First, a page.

In 2017, a proposed class action lawsuit had been filed against Real Time Resolutions, Inc. after the debt collector sent a New York consumer a collection letter that allegedly failed to comply with the Fair Debt Collection Practices Act (FDCPA). The plaintiff claimed the defendant’s notice informed him of his account balance but failed to state whether the amount would increase due to interest or other fees. As a result, the suit argues, the defendant failed its FDCPA obligation to “clearly and unambiguously” convey the amount of the consumer’s debt.
Complaints against Real Time Resolutions commonly cite problems resulting from alleged inaccuracies in accounting and credit reporting. In January 2018, a complainant indicated that his mortgage was sold by Bank of America to Green Tree. After this initial transfer, the “step rate loan modification” in place with Bank of America was disregarded, and Green Tree allegedly began servicing the loan as if it were in default. Despite a prolonged effort on the part of the complainant to resolve the misunderstanding with Green Tree, he was unable to remodify the loan but kept making payments anyway. Subsequently, Green Tree became Ditech, and Ditech sold the loan to RTR. Once RTR assumed the responsibility of servicing the loan, the complainant indicated that his payments had been reported as not being on-time. In addition, although he requested copies of the original documentation transferring the loan from Bank of America to Green Tree/Ditech and then to RTR, he had not received anything. As a result of these accounting irregularities, he had been unable to refinance his mortgage because the late payment reporting created the impression that he had defaulted on his original loan. In response,Real Time Resolutions indicated that they had contacted the complainant to discuss problems with accounting and loan transfer documents and had agreed to request a deletion of all negative information related to RTR’s accounting with the three national credit reporting agencies.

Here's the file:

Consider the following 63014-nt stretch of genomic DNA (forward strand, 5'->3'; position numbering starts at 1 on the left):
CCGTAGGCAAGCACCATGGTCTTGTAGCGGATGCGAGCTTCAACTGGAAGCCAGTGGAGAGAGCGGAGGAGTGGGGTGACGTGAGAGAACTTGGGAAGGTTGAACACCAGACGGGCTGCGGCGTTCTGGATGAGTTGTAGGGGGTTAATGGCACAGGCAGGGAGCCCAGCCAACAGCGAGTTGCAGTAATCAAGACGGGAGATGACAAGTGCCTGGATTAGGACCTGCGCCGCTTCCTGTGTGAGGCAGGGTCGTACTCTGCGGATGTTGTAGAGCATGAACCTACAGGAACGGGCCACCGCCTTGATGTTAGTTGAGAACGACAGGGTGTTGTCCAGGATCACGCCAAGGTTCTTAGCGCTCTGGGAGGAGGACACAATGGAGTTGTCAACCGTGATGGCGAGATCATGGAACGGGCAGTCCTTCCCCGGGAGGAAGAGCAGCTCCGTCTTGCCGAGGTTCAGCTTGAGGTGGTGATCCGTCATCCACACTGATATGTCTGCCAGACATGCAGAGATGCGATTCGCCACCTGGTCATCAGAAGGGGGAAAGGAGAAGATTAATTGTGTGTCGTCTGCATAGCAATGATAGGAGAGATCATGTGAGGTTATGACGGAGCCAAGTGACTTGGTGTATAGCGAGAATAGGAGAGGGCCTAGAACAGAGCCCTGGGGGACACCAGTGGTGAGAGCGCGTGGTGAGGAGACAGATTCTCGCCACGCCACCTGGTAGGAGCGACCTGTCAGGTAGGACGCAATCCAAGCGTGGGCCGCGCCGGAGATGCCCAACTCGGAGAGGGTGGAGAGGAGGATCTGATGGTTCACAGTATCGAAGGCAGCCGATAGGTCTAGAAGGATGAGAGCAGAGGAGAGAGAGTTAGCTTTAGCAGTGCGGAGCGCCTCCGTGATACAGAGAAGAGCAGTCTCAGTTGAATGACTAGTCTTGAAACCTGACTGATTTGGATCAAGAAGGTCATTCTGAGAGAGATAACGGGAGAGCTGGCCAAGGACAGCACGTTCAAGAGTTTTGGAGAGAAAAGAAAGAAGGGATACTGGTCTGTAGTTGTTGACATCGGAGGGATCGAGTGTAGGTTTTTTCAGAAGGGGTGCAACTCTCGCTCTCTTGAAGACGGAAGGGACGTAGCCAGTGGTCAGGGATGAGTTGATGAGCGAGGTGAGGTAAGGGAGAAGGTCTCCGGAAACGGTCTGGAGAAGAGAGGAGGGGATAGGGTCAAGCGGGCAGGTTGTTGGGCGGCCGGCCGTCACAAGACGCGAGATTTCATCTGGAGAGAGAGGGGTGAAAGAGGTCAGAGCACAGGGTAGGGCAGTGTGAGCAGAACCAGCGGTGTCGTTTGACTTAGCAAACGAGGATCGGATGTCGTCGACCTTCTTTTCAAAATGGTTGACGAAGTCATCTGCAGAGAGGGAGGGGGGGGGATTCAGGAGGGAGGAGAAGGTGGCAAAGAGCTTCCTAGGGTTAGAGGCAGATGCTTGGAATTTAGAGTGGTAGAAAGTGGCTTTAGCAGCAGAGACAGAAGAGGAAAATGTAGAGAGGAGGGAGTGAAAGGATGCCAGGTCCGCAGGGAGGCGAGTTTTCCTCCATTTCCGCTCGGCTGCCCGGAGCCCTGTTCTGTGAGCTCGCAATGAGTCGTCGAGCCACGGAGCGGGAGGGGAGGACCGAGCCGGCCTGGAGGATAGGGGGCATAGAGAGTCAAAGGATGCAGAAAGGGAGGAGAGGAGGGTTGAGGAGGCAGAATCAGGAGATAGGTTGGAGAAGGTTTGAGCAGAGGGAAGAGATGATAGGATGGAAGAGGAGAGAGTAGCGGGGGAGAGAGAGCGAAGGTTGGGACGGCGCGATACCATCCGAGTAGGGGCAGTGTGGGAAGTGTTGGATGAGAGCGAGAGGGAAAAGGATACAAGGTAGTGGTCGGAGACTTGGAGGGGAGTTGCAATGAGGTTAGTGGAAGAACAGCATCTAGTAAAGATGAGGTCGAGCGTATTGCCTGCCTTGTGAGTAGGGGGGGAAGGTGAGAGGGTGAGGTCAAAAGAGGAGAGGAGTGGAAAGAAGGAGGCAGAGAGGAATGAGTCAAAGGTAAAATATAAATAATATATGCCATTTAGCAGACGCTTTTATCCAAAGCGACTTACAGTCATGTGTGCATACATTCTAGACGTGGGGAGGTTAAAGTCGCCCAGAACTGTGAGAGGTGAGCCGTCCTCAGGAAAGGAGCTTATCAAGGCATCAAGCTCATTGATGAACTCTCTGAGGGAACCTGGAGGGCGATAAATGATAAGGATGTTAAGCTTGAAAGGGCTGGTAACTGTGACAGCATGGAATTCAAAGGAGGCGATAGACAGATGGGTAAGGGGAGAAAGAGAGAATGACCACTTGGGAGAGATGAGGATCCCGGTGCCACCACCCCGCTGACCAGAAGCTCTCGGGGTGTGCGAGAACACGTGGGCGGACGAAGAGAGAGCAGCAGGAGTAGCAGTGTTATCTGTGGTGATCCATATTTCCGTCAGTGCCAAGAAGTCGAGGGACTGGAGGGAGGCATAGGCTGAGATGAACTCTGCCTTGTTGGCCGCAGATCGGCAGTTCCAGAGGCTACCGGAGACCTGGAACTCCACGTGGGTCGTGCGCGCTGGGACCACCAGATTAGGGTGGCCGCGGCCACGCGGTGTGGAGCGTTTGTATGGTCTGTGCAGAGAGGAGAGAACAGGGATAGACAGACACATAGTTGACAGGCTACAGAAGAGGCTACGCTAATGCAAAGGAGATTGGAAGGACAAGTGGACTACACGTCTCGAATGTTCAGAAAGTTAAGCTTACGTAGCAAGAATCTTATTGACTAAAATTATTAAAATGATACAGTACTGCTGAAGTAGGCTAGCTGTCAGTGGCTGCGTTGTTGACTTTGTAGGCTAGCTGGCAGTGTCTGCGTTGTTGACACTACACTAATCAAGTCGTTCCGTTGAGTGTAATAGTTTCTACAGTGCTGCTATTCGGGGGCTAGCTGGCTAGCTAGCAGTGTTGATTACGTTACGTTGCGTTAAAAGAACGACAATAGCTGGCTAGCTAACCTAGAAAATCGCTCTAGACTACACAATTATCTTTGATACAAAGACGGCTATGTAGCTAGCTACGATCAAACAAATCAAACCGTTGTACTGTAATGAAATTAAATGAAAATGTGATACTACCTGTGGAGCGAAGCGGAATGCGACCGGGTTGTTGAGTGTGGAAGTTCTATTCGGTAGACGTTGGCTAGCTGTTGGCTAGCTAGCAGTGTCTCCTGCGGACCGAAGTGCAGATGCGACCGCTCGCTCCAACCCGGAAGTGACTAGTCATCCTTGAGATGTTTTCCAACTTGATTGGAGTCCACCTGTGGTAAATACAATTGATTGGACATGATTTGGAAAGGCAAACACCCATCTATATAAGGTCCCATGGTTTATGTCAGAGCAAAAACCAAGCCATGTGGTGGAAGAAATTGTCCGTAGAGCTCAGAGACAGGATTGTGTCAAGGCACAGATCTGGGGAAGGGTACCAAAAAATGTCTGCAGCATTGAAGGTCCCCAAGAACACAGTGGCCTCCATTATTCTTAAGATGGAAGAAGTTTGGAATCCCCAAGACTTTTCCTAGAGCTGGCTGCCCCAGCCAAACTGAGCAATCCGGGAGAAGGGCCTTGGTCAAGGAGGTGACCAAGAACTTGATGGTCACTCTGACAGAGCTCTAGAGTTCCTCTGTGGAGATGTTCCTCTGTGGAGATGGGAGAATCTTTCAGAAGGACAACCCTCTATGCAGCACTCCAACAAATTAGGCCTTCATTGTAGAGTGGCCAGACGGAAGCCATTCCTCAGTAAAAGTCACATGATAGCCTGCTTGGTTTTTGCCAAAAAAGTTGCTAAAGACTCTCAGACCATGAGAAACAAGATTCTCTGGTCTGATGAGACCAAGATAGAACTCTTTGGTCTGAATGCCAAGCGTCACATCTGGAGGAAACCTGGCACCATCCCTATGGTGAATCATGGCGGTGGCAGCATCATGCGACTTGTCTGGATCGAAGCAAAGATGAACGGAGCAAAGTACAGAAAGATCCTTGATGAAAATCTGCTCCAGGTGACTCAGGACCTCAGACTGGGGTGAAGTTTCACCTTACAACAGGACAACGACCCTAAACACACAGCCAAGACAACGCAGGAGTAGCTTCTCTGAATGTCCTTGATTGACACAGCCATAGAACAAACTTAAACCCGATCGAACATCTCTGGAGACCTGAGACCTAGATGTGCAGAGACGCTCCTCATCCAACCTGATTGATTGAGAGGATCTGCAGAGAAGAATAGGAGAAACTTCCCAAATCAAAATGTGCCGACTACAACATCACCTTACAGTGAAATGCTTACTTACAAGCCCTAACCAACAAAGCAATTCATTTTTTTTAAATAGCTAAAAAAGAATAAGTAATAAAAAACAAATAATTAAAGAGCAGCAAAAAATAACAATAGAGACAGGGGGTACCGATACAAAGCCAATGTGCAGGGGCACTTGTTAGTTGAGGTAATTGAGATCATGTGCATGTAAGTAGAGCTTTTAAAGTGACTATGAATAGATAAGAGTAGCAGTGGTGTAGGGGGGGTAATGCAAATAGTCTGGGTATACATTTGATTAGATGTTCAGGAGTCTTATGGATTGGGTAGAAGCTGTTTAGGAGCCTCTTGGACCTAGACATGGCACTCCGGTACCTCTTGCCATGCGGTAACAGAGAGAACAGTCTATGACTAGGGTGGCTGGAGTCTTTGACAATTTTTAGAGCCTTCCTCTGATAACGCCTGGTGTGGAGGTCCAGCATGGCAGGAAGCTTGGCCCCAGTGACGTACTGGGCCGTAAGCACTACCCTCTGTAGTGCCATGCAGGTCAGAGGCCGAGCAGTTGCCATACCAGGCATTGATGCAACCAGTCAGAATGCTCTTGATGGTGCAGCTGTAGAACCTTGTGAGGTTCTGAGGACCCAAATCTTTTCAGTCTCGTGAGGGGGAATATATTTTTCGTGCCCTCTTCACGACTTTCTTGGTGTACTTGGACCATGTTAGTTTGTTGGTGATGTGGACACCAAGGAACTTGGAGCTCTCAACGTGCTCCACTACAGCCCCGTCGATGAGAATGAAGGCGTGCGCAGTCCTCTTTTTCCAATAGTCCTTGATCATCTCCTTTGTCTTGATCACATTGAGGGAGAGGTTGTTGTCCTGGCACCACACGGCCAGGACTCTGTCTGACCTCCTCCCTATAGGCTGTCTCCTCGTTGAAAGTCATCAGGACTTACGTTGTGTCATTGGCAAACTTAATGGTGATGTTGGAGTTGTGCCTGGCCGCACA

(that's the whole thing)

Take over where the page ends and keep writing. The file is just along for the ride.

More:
Also in January 2018, a complainant indicated that his online payments were not being posted; that as a result he was being charged penalties and fees; and that he had been unable to access the online customer service portal. He indicated that he had been consistent in making payments to Real Time Resolutions, but that despite complaints and verbal assurances that his payments were being credited, his statements were not reflecting his payment history. He expressed his concern that he may also be liable for additional fees and penalties that may not have been appearing on his statement. Finally, he had become frustrated with RTR’s online customer service email portal and had been unable to successfully submit a complaint. In its response, RTR provided a complete statement showing payments and late fees. They also provided a statement of attempted payments that had failed. They indicated that the failed payments appeared to have been the result of data entry errors in which a “0” had been omitted from the account number.Real Time Resolutions also provided clarification about how to submit complaint information
Real Time Resolutions RTR Calling You?
Federal laws protect you. The Fair Debt Collections Practices Act (FDCPA) regulates the behavior of collection agencies by prohibiting actions such as the use of abusive or threatening language; harassment; or the use of false or misleading information to collect a debt. The FCRA regulates how collection agencies and creditors report delinquent debts to credit reporting agencies. Additional consumer protection laws include the Telephone Consumer Protection Act (TCPA) and the Consumer Financial Protection Act (CFPA).
Can I sue RTR for harassment?
Yes. If you want to enforce your rights, or recover money for violations — you need to sue. Federal laws provide individuals like you with a means to seek monetary damages in court. For example, the FDCPA allows consumers who have been violated to recover damages of up to $1,000, plus attorney fees and court costs.